MinnieF1 Mon 28-Sep-15 17:17:39

I don't see a problem with it. These days, couples tend to live together for a year or two at least before getting married. Nobody needs two toasters/kettles/microwaves/cutlery sets.

The cheesy poems asking for money are cringe worthy though.

anonymoususername1 Mon 28-Sep-15 17:18:05

Do you mind if I ask lovechickens, were you annoyed/offended at the people who were invited to your wedding, and came to your wedding, but gave you a gift of a "thing" instead of money towards your holiday?

LineyReborn Mon 28-Sep-15 17:18:10

I'd rather stick twenty quid in a card and have done with it. But I don't really like weddings and appreciate any chance to opt out of the slapstick pageantry.

LoveChickens Mon 28-Sep-15 17:20:40

No of course not! I feel the presents thing is very awkward. It was for us. In our invites we said we would rather not have any presents, we just wanted your company. But naturally people kept asking and asking as they wanted to give us something, so we said money towards the honeymoon or whatever they felt was right for them. Some people have nothing and that was fine too.

LoveChickens Mon 28-Sep-15 17:21:19

Some people gave nothing that should say

LineyReborn Mon 28-Sep-15 17:21:49

OP, I appreciate though that you do like choosing gifts and I admire you for that. I am a nuptial grouch.

Charliej86 Mon 28-Sep-15 17:47:25

I'm getting married next year and will be asking for money towards a honeymoon, tho not necessarily a luxury one were more than happy with a long weekend in Scarborough.
We have a home with everything we need as we have 3 children so why would we ask for new toaster/microwave/hoover etc.
Saying this I don't expect to be given money it's the guests decision

CookieMonsterIsOnADiet Sat 03-Oct-15 13:01:46

I hate cash requests, it's grasping and vulgar. Wedding gift lists available on request are fine but rude to mention presents at all until asked.

I won't gift money, it feels like an entrance fee to the day itself.

If they can't afford a honeymoon they can save longer or cut back on the wedding costs.

ShelaghTurner Sat 03-Oct-15 13:45:52

Don't mind at all. Presumably if you're going to their wedding it's someone you know and like/love so why would you not want them to enjoy themselves or treat themselves. If you feel it's grasping then you can't be that find of the couple, in which case stay at home!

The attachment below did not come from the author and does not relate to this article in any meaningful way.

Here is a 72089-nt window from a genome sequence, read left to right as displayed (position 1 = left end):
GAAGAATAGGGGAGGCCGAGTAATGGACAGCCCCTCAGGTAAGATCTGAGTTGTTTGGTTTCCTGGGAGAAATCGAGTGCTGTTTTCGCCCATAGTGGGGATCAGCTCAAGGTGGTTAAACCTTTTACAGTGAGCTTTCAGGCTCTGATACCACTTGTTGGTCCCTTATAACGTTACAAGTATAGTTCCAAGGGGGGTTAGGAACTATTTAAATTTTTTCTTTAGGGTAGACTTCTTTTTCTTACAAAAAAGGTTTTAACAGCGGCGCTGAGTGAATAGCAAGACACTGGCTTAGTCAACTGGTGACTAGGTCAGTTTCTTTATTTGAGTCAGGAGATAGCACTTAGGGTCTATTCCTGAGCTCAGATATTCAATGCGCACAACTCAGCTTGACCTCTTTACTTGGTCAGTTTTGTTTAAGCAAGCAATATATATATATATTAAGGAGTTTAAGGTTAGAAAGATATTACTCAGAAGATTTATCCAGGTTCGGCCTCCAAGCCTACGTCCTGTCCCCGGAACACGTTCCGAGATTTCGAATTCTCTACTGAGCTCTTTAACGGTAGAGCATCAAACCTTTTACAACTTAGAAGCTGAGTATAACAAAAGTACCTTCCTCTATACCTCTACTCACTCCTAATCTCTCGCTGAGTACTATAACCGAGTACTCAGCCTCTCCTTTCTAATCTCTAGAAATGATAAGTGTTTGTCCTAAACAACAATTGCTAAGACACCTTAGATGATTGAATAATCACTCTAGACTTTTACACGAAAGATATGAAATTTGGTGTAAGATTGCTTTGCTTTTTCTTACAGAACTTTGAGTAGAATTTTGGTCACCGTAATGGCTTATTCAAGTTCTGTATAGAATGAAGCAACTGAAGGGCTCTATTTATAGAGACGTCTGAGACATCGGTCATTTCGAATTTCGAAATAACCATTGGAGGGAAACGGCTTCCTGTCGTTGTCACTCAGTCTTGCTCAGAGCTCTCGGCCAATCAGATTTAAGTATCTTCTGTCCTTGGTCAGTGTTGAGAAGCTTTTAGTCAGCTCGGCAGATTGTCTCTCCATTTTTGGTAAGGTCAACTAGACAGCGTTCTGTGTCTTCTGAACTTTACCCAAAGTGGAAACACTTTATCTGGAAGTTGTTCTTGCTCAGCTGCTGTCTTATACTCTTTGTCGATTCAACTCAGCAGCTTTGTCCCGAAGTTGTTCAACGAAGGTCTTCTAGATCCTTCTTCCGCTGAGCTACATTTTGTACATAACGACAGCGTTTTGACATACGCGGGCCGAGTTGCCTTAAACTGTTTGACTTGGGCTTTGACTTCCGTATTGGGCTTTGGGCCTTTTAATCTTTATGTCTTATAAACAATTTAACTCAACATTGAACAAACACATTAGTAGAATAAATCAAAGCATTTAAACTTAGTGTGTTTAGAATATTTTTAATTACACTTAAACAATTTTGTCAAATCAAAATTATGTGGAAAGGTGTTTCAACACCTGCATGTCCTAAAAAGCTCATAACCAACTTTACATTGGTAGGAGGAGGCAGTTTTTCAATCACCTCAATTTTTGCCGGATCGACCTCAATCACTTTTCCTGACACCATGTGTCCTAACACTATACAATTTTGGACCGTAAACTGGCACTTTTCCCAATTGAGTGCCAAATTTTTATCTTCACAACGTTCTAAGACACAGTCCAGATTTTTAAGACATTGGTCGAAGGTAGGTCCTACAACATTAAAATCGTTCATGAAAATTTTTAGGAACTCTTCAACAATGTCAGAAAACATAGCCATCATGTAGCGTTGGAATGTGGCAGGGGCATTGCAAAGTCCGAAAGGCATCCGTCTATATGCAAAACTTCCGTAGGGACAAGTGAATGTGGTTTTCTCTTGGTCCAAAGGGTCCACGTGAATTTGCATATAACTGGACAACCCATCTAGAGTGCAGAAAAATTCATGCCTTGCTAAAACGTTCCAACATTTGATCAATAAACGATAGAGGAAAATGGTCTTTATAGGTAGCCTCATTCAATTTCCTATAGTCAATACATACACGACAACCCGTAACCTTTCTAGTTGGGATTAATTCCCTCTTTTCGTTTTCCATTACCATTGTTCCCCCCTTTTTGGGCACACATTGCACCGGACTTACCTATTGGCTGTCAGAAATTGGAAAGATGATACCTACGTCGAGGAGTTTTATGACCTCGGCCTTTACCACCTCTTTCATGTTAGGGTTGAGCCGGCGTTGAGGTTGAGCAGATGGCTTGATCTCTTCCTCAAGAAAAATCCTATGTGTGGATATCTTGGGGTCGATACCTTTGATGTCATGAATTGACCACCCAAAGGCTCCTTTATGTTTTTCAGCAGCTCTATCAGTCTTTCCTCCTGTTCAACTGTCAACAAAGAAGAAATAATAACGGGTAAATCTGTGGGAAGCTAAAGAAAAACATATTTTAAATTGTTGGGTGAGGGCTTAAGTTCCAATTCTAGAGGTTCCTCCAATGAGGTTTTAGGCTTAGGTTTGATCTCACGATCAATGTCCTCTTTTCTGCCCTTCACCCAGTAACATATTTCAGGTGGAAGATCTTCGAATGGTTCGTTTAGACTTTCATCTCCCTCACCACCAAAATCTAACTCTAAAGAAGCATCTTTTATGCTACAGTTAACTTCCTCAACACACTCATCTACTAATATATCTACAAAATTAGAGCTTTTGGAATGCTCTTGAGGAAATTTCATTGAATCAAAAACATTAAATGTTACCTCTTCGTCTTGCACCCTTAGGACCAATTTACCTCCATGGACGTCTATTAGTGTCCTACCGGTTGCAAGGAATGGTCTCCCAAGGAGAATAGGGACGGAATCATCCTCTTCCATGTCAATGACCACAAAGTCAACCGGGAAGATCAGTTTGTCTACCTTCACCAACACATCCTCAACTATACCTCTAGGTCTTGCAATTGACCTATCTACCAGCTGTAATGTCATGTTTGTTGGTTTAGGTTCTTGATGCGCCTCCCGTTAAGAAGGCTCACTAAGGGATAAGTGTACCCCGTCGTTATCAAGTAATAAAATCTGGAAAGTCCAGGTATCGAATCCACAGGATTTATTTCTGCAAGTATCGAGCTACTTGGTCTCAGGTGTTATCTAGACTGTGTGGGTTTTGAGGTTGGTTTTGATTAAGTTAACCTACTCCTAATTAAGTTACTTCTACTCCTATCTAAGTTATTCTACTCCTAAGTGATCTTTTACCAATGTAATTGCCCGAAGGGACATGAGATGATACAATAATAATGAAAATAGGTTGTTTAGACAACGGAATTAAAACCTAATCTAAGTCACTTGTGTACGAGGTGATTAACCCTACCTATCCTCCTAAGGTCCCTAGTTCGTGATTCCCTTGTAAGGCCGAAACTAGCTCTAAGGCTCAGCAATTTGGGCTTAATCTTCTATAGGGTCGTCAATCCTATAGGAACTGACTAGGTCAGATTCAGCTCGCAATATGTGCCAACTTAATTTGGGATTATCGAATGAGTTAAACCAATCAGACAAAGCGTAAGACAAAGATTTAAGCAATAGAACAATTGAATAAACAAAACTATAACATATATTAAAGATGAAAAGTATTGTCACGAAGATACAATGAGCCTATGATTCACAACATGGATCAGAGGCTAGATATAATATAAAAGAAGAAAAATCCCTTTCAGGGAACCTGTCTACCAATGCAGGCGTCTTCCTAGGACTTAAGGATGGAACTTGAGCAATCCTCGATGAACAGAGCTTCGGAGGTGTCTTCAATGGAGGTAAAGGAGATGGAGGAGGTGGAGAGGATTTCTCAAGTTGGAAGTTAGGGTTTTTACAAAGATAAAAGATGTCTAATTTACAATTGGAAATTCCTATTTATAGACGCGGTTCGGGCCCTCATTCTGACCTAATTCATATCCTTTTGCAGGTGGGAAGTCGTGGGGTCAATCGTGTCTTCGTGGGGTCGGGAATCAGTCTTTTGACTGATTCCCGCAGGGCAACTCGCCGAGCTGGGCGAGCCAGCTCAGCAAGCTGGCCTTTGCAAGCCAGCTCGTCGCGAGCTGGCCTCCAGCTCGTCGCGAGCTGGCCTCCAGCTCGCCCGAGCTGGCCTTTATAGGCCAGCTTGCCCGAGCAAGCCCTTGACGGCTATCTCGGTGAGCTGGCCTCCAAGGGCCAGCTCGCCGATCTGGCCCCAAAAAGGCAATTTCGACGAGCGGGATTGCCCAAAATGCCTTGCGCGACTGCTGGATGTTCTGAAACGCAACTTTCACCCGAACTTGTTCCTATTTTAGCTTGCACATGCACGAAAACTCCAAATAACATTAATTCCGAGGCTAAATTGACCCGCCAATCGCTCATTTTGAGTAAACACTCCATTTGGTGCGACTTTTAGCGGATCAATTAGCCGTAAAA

ShelaghTurner Sat 03-Oct-15 13:46:36

*fond

Whatsername24 Sun 18-Oct-15 21:16:47

My cousin's son and his now wife were saving to buy a house and asked for money towards the deposit when they married last year, which seemed a good idea when we received the invitation...but I felt a bit annoyed before the wedding when photos of them out on the town every weekend were posted on Facebook, they went on a pre-wedding holiday to Egypt and he bought a PS4 and several games, plus they'd booked a honeymoon in Barbados. A good few thousand pounds spent that would've gone towards the deposit!

LineyReborn - I'm a wedding grouch too! DH's nephew announced his engagement last month and I was hoping they'd have a long engagement or do us a favour and marry abroad but no, they've set the date for next Summer. I'm already Grrr'ing at the thought of it all, especially as the in laws live a distance away so it'll be a couple of days in their company hmm

PorcupineNecktie Thu 22-Oct-15 20:32:40

Doesn't bother me in the slightest, assuming it's done nicely. I'm on a much lower wage than all my friends and whenever there's a wedding normally I have the panic of buying them something that's not "high quality" (they probably wouldn't care, they're lovely, but I would).

The last wedding I went to however, they had a "money for honeymoon instead" rule and I gave them £10 which was all I could afford.

Friend texted me when they got back and said thank you, without my £10 they wouldn't have been able to get their boozy taxi home! I thought that was lovely.